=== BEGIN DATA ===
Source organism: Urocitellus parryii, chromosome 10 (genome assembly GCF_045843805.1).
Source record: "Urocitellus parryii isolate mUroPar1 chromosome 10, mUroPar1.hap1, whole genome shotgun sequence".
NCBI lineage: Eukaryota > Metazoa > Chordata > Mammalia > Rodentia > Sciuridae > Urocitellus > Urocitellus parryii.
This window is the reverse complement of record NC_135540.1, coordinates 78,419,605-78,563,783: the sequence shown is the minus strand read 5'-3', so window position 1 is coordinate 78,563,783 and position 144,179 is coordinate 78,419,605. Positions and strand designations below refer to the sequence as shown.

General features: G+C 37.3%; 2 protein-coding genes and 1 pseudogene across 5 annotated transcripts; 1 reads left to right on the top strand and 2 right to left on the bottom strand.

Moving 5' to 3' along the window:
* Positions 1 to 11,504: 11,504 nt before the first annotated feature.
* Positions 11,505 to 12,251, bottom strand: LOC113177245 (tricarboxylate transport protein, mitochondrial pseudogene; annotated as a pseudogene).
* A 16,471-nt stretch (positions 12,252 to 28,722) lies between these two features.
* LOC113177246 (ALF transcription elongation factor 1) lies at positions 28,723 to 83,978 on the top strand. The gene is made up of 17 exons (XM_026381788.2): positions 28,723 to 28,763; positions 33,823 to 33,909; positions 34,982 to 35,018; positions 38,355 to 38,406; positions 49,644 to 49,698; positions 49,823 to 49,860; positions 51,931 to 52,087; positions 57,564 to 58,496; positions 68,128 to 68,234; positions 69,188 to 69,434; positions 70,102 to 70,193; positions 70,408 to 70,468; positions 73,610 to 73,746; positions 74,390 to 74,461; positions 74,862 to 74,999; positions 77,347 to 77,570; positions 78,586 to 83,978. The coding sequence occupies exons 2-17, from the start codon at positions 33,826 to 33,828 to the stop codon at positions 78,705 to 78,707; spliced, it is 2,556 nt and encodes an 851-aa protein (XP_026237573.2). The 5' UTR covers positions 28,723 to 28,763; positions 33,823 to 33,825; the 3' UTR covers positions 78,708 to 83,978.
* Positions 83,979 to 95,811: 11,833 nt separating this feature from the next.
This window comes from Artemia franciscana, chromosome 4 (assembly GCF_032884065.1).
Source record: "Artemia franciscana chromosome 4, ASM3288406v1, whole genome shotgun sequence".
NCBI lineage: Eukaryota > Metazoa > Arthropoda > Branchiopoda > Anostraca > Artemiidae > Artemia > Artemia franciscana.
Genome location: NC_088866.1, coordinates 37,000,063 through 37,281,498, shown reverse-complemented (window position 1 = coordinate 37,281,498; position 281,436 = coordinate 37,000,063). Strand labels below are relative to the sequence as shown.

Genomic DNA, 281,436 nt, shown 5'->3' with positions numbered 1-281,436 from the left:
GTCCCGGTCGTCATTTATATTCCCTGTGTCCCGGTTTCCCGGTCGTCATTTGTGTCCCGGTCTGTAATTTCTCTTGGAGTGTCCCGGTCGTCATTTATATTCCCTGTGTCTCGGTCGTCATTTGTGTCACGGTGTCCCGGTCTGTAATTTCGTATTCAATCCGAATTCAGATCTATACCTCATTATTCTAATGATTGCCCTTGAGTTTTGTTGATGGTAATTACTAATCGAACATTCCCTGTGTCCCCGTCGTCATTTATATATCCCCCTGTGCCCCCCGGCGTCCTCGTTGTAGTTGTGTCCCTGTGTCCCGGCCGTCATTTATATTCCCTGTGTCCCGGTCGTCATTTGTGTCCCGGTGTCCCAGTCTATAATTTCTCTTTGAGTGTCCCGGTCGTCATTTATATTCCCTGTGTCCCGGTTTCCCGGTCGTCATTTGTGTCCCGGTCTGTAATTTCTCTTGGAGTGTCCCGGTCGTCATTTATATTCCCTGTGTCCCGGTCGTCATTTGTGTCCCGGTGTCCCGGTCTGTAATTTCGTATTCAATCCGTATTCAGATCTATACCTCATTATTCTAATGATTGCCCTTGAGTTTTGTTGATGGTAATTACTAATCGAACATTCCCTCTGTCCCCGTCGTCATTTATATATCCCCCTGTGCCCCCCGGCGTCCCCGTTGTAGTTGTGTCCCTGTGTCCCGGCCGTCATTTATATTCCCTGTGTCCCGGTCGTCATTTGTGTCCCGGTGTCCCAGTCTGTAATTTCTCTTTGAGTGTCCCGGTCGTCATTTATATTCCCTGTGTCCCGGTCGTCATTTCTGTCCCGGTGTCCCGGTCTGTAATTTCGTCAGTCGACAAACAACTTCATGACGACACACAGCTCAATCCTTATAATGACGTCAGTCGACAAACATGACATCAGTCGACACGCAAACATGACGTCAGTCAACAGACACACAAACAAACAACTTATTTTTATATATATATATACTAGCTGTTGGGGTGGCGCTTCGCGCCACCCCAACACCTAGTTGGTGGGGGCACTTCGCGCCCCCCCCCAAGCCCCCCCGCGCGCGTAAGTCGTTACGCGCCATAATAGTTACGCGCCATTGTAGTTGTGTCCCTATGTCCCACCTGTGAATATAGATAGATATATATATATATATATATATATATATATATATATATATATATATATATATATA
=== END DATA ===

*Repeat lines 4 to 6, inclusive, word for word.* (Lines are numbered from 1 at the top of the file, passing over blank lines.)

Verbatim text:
This window is the reverse complement of record NC_135540.1, coordinates 78,419,605-78,563,783: the sequence shown is the minus strand read 5'-3', so window position 1 is coordinate 78,563,783 and position 144,179 is coordinate 78,419,605. Positions and strand designations below refer to the sequence as shown.

General features: G+C 37.3%; 2 protein-coding genes and 1 pseudogene across 5 annotated transcripts; 1 reads left to right on the top strand and 2 right to left on the bottom strand.

Moving 5' to 3' along the window: